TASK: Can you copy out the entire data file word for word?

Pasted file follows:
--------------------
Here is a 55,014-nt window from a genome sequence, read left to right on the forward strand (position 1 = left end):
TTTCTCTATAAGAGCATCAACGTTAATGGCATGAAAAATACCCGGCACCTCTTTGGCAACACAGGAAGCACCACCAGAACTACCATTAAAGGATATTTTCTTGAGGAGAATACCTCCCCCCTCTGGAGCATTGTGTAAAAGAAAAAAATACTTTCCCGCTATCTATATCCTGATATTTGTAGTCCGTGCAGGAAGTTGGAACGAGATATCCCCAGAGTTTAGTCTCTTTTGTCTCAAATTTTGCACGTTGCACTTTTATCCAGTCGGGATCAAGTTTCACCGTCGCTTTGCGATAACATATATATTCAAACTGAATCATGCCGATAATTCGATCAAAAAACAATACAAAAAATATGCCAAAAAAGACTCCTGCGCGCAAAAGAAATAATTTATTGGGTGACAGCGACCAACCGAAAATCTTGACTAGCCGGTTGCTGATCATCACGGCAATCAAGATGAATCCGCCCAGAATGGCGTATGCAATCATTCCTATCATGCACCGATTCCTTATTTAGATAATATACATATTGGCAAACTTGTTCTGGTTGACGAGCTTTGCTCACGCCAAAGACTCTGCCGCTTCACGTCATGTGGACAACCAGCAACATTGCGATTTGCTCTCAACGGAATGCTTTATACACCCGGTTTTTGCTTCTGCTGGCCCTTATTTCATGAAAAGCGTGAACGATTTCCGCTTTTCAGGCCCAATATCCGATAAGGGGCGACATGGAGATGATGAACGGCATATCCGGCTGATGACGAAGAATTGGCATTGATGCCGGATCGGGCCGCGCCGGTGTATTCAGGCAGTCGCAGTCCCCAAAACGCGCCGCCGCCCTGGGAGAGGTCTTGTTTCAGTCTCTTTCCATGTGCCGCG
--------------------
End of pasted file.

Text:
Here is a 55,014-nt window from a genome sequence, read left to right on the forward strand (position 1 = left end):
TTTCTCTATAAGAGCATCAACGTTAATGGCATGAAAAATACCCGGCACCTCTTTGGCAACACAGGAAGCACCACCAGAACTACCATTAAAGGATATTTTCTTGAGGAGAATACCTCCCCCCTCTGGAGCATTGTGTAAAAGAAAAAAATACTTTCCCGCTATCTATATCCTGATATTTGTAGTCCGTGCAGGAAGTTGGAACGAGATATCCCCAGAGTTTAGTCTCTTTTGTCTCAAATTTTGCACGTTGCACTTTTATCCAGTCGGGATCAAGTTTCACCGTCGCTTTGCGATAACATATATATTCAAACTGAATCATGCCGATAATTCGATCAAAAAACAATACAAAAAATATGCCAAAAAAGACTCCTGCGCGCAAAAGAAATAATTTATTGGGTGACAGCGACCAACCGAAAATCTTGACTAGCCGGTTGCTGATCATCACGGCAATCAAGATGAATCCGCCCAGAATGGCGTATGCAATCATTCCTATCATGCACCGATTCCTTATTTAGATAATATACATATTGGCAAACTTGTTCTGGTTGACGAGCTTTGCTCACGCCAAAGACTCTGCCGCTTCACGTCATGTGGACAACCAGCAACATTGCGATTTGCTCTCAACGGAATGCTTTATACACCCGGTTTTTGCTTCTGCTGGCCCTTATTTCATGAAAAGCGTGAACGATTTCCGCTTTTCAGGCCCAATATCCGATAAGGGGCGACATGGAGATGATGAACGGCATATCCGGCTGATGACGAAGAATTGGCATTGATGCCGGATCGGGCCGCGCCGGTGTATTCAGGCAGTCGCAGTCCCCAAAACGCGCCGCCGCCCTGGGAGAGGTCTTGTTTCAGTCTCTTTCCATGTGCCGCG